DAILYKENN.com -- Seems all that propaganda from the left to stymie the Second Amendment has had exactly zero effect.
From freebeacon.com ▼
Federal Court Says Hawaii Must Allow Open Carry of Guns
9th Circuit says open-carry ban 'violated the core of the Second Amendment and was void under any level of scrutiny'
A panel of judges from the Ninth Circuit court of appeals ruled on Tuesday that Hawaii's effective ban on the open carry of guns is unconstitutional.
In a 2-1 ruling, the court found that the Second Amendment protects the right to openly carry a firearm in public for the purpose of self-defense. Judge Diarmuid F. O'Scannlain was joined by Judge Sandra S. Ikuta in the majority while Judge Richard R. Clifton dissented. The majority reversed the lower court ruling that upheld Hawaii's effective ban on all forms of gun carry in the state.
"For better or for worse, the Second Amendment does protect a right to carry a firearm in public for self-defense," Judge O'Scannlain wrote for the majority. "We would thus flout the Constitution if we were to hold that, ‘in regulating the manner of bearing arms, the authority of [the State] has no other limit than its own discretion.' While many respectable scholars and activists might find virtue in a firearms-carry regime that restricts the right to a privileged few, ‘the enshrinement of constitutional rights necessarily takes certain policy choices off the table.'"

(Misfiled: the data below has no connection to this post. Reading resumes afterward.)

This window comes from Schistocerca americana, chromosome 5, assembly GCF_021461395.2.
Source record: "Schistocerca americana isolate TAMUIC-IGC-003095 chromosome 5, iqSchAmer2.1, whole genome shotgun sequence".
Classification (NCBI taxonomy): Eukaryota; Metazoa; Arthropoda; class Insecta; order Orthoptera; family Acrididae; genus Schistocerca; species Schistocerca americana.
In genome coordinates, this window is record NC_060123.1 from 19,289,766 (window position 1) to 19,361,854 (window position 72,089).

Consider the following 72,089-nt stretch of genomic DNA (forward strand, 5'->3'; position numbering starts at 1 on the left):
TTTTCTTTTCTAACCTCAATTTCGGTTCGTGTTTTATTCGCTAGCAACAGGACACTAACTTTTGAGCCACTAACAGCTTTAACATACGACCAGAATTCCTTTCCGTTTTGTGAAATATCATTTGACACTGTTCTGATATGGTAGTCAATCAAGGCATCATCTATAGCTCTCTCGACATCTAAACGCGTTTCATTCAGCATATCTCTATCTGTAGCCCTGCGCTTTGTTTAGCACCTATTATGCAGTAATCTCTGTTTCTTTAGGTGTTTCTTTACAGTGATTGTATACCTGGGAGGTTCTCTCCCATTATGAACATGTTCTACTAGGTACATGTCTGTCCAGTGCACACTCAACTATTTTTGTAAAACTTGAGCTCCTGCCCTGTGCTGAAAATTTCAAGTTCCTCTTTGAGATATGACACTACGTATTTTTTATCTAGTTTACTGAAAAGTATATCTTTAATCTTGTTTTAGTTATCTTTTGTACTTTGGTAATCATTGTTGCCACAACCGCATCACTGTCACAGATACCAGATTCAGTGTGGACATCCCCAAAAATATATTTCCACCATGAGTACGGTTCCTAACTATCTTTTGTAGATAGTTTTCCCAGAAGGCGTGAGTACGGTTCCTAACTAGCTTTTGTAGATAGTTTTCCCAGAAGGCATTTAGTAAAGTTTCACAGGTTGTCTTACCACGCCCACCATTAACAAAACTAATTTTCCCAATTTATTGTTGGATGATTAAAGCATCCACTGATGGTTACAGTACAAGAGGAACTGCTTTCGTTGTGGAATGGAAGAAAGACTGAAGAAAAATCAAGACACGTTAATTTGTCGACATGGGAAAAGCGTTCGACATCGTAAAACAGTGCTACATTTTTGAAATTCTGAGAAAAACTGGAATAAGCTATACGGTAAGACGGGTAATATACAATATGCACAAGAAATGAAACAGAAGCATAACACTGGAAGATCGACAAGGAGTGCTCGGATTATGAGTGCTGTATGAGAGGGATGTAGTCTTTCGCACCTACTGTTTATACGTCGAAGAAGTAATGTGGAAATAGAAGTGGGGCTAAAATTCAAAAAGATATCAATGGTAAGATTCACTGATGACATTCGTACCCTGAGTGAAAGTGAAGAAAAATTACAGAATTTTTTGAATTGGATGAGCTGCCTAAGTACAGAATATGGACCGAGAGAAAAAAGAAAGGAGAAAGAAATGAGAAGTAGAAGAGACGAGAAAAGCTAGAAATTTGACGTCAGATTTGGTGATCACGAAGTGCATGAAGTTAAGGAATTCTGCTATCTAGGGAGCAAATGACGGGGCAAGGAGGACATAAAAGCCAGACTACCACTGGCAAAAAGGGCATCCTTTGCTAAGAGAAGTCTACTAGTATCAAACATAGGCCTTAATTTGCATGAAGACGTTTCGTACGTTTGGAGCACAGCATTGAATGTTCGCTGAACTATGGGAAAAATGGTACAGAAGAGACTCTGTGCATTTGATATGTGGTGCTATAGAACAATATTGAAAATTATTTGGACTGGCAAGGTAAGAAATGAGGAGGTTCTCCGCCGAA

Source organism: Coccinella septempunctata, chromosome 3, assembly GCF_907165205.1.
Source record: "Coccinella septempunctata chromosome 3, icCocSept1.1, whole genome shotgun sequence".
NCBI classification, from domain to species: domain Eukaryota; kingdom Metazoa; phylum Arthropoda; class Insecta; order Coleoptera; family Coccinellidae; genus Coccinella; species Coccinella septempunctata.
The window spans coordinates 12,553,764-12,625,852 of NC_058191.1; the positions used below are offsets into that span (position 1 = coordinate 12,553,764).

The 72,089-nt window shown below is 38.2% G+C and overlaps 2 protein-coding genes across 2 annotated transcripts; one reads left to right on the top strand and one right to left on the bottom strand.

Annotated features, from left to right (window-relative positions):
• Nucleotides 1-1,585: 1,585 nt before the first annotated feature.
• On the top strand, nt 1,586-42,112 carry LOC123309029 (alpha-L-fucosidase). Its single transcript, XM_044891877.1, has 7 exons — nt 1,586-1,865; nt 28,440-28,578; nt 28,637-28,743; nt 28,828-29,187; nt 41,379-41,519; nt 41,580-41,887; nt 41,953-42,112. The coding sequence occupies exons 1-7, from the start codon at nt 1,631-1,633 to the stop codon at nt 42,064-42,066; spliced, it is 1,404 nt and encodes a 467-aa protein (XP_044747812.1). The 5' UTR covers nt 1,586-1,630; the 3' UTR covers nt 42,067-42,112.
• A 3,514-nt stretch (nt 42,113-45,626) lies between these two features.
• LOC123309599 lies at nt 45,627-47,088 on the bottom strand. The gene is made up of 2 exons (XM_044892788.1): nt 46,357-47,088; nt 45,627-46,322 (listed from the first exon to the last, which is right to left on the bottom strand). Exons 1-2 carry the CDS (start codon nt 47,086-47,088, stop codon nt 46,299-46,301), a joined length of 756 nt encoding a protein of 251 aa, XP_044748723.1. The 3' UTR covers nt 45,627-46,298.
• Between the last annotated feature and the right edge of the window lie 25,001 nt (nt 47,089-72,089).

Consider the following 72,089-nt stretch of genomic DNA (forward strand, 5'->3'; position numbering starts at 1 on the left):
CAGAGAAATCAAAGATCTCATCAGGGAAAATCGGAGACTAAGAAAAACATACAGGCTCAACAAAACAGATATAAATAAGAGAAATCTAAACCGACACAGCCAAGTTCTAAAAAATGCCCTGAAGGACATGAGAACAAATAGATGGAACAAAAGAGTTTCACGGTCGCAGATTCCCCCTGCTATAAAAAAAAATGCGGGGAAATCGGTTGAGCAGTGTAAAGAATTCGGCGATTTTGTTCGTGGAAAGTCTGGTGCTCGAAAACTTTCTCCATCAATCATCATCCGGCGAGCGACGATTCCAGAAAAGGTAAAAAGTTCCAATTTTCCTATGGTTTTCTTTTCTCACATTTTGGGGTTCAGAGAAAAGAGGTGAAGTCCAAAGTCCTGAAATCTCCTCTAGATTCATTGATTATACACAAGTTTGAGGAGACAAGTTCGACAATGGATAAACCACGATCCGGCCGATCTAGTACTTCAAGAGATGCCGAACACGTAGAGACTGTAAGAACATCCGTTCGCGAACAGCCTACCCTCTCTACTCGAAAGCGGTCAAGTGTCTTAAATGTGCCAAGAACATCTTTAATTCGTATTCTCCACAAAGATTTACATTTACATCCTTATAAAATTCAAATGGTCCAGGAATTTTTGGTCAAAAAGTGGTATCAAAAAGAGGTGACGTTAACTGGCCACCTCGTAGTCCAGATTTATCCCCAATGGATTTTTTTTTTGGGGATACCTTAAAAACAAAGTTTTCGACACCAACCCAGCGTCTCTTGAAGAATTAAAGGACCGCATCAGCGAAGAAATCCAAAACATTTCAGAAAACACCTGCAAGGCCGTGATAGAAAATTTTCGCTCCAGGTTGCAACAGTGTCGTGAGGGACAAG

Hawaii has long had some of the most restrictive gun-carry laws in the country. It currently employs a "may issue" gun-carry law, in which state officials may deny permits to applicants even if they've passed a background check and training requirements.
According to documents obtained by the Washington Free Beacon, Hawaii did not issue a single gun-carry permit to any civilians in 2017. The same was true in 2016. They are the only state in the country to not issue a single gun-carry permit in either year.
George Young, a native Hawaiian and Vietnam veteran, was denied a gun-carry permit in 2011 and decided to file a lawsuit against the state. Young had to act as his own lawyer because he couldn't find a lawyer in the state who was willing to work on his behalf. After his first two attempts at legal action failed, Alan Beck, a California-based lawyer with ties to Hawaii, offered to help him with his suit on a pro bono basis.
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